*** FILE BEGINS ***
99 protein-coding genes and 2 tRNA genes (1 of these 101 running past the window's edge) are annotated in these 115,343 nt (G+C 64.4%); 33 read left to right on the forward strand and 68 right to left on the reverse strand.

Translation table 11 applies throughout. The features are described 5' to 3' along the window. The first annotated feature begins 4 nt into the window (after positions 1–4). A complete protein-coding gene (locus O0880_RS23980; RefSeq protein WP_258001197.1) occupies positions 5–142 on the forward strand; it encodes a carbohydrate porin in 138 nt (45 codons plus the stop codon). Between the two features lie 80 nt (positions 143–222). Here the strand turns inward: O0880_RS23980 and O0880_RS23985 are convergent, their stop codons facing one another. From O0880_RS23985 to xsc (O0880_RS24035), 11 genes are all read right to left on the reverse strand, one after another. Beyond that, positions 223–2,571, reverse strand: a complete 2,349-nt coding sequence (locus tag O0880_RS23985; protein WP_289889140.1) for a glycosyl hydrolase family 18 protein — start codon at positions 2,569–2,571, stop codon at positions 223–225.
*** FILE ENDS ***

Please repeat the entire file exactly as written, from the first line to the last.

99 protein-coding genes and 2 tRNA genes (1 of these 101 running past the window's edge) are annotated in these 115,343 nt (G+C 64.4%); 33 read left to right on the forward strand and 68 right to left on the reverse strand.

Translation table 11 applies throughout. The features are described 5' to 3' along the window. The first annotated feature begins 4 nt into the window (after positions 1–4). A complete protein-coding gene (locus O0880_RS23980; RefSeq protein WP_258001197.1) occupies positions 5–142 on the forward strand; it encodes a carbohydrate porin in 138 nt (45 codons plus the stop codon). Between the two features lie 80 nt (positions 143–222). Here the strand turns inward: O0880_RS23980 and O0880_RS23985 are convergent, their stop codons facing one another. From O0880_RS23985 to xsc (O0880_RS24035), 11 genes are all read right to left on the reverse strand, one after another. Beyond that, positions 223–2,571, reverse strand: a complete 2,349-nt coding sequence (locus tag O0880_RS23985; protein WP_289889140.1) for a glycosyl hydrolase family 18 protein — start codon at positions 2,569–2,571, stop codon at positions 223–225.